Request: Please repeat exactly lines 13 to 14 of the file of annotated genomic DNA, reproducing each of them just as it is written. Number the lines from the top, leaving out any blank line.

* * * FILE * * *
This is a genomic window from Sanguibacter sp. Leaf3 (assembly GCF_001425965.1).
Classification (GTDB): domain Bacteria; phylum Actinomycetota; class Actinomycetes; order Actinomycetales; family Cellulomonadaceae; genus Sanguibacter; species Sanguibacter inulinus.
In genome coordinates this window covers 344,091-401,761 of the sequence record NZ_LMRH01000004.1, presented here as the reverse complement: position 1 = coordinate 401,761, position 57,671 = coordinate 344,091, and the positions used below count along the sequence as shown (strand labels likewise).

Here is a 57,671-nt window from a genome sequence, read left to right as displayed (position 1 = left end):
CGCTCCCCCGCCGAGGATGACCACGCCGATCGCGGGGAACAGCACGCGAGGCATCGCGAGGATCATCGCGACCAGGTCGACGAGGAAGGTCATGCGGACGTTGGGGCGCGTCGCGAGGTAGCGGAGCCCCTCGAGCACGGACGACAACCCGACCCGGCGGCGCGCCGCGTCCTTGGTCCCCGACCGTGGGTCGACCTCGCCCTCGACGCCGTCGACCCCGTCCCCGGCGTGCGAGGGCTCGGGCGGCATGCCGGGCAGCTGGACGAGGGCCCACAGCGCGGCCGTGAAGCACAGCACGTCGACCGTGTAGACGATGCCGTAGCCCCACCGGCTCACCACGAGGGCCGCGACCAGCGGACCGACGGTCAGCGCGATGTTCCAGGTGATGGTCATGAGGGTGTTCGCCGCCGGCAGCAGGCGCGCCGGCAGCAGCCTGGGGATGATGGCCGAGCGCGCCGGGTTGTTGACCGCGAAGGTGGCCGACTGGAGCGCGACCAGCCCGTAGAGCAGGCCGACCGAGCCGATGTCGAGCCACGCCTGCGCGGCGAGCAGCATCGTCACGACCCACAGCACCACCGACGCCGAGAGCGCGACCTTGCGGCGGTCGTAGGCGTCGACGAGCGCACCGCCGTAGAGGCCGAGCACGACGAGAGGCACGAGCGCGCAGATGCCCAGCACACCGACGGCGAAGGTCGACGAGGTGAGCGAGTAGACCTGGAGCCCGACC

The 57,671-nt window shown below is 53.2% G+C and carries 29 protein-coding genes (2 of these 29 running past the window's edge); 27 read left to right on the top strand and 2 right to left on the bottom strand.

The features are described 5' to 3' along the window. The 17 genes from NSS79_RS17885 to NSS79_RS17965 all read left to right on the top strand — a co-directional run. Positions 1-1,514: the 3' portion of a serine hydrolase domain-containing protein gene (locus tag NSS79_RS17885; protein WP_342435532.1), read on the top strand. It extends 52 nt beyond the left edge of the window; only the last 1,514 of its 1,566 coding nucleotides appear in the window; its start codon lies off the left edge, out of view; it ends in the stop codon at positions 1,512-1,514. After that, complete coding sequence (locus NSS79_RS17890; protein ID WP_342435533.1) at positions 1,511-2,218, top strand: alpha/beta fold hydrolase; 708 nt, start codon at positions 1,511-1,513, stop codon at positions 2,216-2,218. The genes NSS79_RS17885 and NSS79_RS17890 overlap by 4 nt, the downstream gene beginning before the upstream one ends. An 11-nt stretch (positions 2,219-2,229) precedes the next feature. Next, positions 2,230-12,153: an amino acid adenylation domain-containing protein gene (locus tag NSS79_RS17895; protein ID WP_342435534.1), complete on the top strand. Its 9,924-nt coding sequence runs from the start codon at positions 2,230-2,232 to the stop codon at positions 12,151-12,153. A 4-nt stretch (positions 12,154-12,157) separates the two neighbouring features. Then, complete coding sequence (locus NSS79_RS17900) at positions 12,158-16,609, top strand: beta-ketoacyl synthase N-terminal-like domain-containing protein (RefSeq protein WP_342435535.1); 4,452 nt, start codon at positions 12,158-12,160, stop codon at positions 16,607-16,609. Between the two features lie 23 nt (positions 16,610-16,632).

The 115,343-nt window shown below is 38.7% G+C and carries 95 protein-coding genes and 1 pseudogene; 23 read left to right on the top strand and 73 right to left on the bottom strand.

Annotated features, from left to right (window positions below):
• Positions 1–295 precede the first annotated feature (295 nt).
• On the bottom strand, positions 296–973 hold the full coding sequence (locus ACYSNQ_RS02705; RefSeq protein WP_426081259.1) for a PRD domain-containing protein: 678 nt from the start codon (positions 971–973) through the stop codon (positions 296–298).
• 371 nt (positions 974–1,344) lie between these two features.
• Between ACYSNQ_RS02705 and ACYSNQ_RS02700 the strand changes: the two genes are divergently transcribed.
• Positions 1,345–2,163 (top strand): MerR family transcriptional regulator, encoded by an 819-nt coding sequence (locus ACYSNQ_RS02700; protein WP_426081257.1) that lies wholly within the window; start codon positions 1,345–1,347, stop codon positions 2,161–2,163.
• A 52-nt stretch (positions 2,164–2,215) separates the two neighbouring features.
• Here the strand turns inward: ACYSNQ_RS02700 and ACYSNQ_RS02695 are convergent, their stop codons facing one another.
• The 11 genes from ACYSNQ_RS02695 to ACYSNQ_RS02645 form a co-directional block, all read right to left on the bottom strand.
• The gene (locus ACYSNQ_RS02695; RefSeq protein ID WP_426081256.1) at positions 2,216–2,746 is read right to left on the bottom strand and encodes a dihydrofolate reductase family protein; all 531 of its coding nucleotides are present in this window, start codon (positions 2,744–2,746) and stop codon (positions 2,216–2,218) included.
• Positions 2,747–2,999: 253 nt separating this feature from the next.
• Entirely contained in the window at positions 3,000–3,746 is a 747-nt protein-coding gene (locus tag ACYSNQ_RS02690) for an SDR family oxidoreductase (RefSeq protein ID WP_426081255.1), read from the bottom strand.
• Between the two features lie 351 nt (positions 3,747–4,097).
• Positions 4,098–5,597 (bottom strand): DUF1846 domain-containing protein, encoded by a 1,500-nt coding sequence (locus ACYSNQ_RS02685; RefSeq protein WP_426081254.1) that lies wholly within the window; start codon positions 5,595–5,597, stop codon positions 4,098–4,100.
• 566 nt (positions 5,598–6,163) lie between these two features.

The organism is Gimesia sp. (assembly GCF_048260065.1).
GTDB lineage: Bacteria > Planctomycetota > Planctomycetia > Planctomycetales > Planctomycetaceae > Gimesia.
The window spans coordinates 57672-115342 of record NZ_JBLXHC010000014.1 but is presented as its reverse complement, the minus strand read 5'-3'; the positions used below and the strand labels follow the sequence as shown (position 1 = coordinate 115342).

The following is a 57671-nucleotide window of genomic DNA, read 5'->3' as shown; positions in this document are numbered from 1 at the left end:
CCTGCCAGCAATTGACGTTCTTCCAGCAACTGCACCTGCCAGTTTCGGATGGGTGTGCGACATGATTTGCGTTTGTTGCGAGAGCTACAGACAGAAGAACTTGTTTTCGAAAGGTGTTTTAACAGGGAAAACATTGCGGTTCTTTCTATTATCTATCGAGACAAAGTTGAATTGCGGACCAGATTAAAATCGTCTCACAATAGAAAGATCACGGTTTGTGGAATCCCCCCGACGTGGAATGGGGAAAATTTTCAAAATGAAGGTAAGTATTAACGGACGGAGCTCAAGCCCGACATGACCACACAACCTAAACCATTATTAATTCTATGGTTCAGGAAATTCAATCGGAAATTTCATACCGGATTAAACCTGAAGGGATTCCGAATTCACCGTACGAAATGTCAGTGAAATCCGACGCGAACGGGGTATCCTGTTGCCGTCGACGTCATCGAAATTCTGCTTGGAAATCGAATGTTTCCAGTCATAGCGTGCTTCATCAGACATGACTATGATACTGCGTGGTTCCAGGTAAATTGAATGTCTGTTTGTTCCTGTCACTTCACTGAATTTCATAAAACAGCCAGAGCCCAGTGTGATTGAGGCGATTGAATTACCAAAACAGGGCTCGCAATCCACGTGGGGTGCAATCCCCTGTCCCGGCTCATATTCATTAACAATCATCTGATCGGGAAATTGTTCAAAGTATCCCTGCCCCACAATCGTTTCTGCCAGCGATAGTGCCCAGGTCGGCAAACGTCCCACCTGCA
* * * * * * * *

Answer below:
• Between ACYSNQ_RS02705 and ACYSNQ_RS02700 the strand changes: the two genes are divergently transcribed.
• Positions 1,345–2,163 (top strand): MerR family transcriptional regulator, encoded by an 819-nt coding sequence (locus ACYSNQ_RS02700; protein WP_426081257.1) that lies wholly within the window; start codon positions 1,345–1,347, stop codon positions 2,161–2,163.